"Ducks and Blossoming Branches"
Pencil and ink on paper
20 1/2 x 30 3/4 inches
In his recent review of the Metropolitan Museum of Art's exhibition of works on paper by the late Chinese artist Xie Zhiliu ("Tracing the Path to Chinese Finesse," New York Times, February 14, 2010), art critic Ken Johnson reminds readers that imitation is often a prerequisite for originality. Johnson's piece begins with a Western commonplace,
"Copying is bad; originality is good. That’s what we learn from toddlerdom on. In art as in life, be yourself. Don’t pretend. Nobody likes phonies, fakes or frauds. Forgery is illegal. Authenticity is holy.Or is there?
But wait. Copying and imitating have been the rule for most of the history of human civilization. In the West artists from Raphael to Picasso have profited from copying the works of others. In art there is no such thing as pure originality."
I suppose it depends on one's definition of originality. Having recently come under the intellectual sway of George Steiner, I wholeheartedly endorse the philosopher-critic's distinction between originality and novelty, detailed in his book Real Presences.
"Originality is antithetical to novelty. The etymology of the word alerts us. It tells of 'inception' and of 'instauration,' of a return, in substance and in form, to beginnings. In exact relation to their originality, to their spiritual-formal force of innovation, aesthetic inventions are 'archaic.' They carry in them the pulse of the distant source."Put another way, novelty is self-conscious invention or difference for the sake of invention or difference (that is, mere newness), whereas originality is an individual's expression of a primordial and universal resonance.
What better way to absorb the lessons of your predecessors (to better prepare yourself for originality) than by reproducing the work of those artists? More from Johnson's article:
"Maxwell K. Hearn, the exhibition’s organizer and a curator of Chinese painting and calligraphy at the Met, explained in an interview that the show’s main significance is in what it reveals about methods used by traditional artists. It turns out that the kind of graceful naturalism that Xie achieved in his best works came not from extensive study of nature but by tracing over and over the works of other artists on sheets of semitransparent paper. [...] Repeatedly tracing the works of old masters as Xie did might be compared to a pianist practicing a composition by Bach. This may sound suffocating for a modern artist, but it is not unlike how many young artists learn to draw: by copying their favorite comic-book characters over and over."I was no exception. I spent countless teenage hours copying comic strips and, later, comic book characters. The graphic line and compositional sense that I learned from emulating those comic artists significantly informs my artwork today.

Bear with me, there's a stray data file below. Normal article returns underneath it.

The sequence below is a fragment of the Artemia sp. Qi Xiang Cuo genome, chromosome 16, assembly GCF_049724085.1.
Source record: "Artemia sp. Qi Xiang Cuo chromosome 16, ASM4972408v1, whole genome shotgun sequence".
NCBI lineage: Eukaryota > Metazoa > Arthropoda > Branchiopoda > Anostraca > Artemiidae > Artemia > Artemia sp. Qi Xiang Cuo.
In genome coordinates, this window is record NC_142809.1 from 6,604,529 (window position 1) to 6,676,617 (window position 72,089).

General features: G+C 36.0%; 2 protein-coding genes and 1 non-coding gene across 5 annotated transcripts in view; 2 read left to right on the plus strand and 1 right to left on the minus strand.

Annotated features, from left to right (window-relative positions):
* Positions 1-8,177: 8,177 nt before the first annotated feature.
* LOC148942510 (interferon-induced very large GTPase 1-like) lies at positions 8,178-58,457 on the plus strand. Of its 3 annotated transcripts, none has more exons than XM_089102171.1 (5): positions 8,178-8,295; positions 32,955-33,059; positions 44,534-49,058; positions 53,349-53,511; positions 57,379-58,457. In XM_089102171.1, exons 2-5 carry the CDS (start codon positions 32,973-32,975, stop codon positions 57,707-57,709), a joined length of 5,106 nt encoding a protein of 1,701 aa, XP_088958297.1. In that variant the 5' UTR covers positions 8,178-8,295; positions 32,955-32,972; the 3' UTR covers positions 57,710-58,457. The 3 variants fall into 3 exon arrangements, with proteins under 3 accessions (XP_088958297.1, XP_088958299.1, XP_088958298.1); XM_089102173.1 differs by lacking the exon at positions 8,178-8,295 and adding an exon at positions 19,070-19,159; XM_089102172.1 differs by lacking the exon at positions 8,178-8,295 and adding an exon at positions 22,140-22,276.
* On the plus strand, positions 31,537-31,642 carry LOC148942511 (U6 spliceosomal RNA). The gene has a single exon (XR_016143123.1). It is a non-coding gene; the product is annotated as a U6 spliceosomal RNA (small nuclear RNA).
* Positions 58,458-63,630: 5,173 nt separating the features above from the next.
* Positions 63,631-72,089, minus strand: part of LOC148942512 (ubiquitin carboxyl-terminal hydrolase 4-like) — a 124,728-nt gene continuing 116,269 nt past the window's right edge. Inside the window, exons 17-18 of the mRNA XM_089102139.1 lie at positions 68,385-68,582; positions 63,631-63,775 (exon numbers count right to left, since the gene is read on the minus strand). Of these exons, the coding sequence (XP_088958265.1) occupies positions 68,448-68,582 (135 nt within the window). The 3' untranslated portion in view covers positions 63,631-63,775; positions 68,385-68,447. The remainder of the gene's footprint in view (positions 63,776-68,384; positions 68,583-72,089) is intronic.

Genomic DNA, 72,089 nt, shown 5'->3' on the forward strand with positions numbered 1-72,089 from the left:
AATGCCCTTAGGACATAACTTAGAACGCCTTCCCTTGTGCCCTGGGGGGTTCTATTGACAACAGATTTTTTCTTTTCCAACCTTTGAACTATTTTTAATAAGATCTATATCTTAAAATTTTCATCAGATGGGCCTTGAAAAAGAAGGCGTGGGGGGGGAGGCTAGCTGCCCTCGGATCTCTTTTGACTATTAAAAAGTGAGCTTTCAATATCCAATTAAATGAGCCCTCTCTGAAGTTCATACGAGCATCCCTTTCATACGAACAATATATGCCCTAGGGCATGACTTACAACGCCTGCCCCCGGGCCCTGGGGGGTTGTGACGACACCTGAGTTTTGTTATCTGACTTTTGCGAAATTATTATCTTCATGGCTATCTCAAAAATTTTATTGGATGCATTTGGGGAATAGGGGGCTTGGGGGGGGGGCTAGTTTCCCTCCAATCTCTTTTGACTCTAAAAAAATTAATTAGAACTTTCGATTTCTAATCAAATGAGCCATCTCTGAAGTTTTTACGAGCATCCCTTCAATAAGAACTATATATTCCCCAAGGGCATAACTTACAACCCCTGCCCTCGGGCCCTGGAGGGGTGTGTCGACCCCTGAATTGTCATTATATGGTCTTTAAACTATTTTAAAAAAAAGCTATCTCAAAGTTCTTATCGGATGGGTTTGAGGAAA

Johnson is correct, however; these ideas "may sound suffocating for a modern artist." That copying (a casual form of apprenticeship) might offend contemporary sensibilities is further evidence of the excesses of modernism and postmodernism. Too much was purged in the revolution of modern aesthetics; the rabble is today without coherence.
Fortunately, the art world is undergoing a sea change. The majority of artists under 40 years of age (and an increasing number of those over 40) do not mistake novelty of expression for originality, and they will readily acknowledge the value of copying, especially for the young artist. In fact, we realize the genuineness of Steiner's insistence that such activity is vital in all aesthetic disciplines.
"To learn by heart is to afford the text or music an indwelling clarity and life-force. Ben Johnson's term, 'ingestion,' is precisely right. What we know by heart becomes an agency in our consciousness, a 'pace-maker' in the growth and vital complication of our identity.Image credit: Metropolitan Museum of Art
[...] Accurate recollection and resort in remembrance not only deepen our grasp of the work: they generate a shaping reciprocity between ourselves and that which the heart knows. As we change, so does the informing context of the internalized poem or sonata. In turn, remembrance becomes recognition and discovery (to re-cognize is to know anew)."